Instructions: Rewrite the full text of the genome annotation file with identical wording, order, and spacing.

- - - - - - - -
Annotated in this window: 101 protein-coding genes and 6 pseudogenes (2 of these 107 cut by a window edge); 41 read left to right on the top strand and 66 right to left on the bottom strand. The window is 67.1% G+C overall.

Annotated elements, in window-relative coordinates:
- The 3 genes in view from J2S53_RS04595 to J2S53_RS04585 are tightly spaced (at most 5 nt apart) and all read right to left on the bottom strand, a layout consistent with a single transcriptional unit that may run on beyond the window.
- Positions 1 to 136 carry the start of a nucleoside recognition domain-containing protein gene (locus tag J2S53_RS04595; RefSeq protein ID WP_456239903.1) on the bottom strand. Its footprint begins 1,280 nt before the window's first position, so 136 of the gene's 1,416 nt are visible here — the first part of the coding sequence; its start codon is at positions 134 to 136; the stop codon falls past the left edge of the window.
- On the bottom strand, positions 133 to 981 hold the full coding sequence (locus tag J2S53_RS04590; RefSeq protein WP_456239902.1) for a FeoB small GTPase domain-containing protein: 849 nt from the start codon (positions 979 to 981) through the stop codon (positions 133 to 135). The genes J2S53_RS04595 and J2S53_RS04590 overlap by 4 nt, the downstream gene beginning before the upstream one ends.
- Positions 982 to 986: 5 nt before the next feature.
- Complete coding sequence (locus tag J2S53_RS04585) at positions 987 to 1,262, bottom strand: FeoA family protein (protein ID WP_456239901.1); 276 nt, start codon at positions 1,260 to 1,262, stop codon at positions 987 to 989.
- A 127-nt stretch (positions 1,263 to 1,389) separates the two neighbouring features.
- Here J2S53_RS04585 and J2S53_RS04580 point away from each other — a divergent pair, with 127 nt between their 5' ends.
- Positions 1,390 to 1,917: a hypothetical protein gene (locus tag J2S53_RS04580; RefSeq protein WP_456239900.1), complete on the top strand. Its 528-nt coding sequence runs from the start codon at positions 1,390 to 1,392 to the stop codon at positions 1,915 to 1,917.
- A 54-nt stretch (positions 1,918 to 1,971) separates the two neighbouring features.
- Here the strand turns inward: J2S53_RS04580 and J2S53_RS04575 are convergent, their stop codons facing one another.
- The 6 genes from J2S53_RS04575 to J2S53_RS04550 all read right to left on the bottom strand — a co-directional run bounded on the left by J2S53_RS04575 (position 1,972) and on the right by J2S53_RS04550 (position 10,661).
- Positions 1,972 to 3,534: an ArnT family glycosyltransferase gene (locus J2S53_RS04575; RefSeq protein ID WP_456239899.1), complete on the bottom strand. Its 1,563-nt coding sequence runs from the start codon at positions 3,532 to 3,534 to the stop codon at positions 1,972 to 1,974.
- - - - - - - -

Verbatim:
Annotated in this window: 101 protein-coding genes and 6 pseudogenes (2 of these 107 cut by a window edge); 41 read left to right on the top strand and 66 right to left on the bottom strand. The window is 67.1% G+C overall.

Annotated elements, in window-relative coordinates:
- The 3 genes in view from J2S53_RS04595 to J2S53_RS04585 are tightly spaced (at most 5 nt apart) and all read right to left on the bottom strand, a layout consistent with a single transcriptional unit that may run on beyond the window.
- Positions 1 to 136 carry the start of a nucleoside recognition domain-containing protein gene (locus tag J2S53_RS04595; RefSeq protein ID WP_456239903.1) on the bottom strand. Its footprint begins 1,280 nt before the window's first position, so 136 of the gene's 1,416 nt are visible here — the first part of the coding sequence; its start codon is at positions 134 to 136; the stop codon falls past the left edge of the window.
- On the bottom strand, positions 133 to 981 hold the full coding sequence (locus tag J2S53_RS04590; RefSeq protein WP_456239902.1) for a FeoB small GTPase domain-containing protein: 849 nt from the start codon (positions 979 to 981) through the stop codon (positions 133 to 135). The genes J2S53_RS04595 and J2S53_RS04590 overlap by 4 nt, the downstream gene beginning before the upstream one ends.
- Positions 982 to 986: 5 nt before the next feature.
- Complete coding sequence (locus tag J2S53_RS04585) at positions 987 to 1,262, bottom strand: FeoA family protein (protein ID WP_456239901.1); 276 nt, start codon at positions 1,260 to 1,262, stop codon at positions 987 to 989.
- A 127-nt stretch (positions 1,263 to 1,389) separates the two neighbouring features.
- Here J2S53_RS04585 and J2S53_RS04580 point away from each other — a divergent pair, with 127 nt between their 5' ends.
- Positions 1,390 to 1,917: a hypothetical protein gene (locus tag J2S53_RS04580; RefSeq protein WP_456239900.1), complete on the top strand. Its 528-nt coding sequence runs from the start codon at positions 1,390 to 1,392 to the stop codon at positions 1,915 to 1,917.
- A 54-nt stretch (positions 1,918 to 1,971) separates the two neighbouring features.
- Here the strand turns inward: J2S53_RS04580 and J2S53_RS04575 are convergent, their stop codons facing one another.
- The 6 genes from J2S53_RS04575 to J2S53_RS04550 all read right to left on the bottom strand — a co-directional run bounded on the left by J2S53_RS04575 (position 1,972) and on the right by J2S53_RS04550 (position 10,661).
- Positions 1,972 to 3,534: an ArnT family glycosyltransferase gene (locus J2S53_RS04575; RefSeq protein ID WP_456239899.1), complete on the bottom strand. Its 1,563-nt coding sequence runs from the start codon at positions 3,532 to 3,534 to the stop codon at positions 1,972 to 1,974.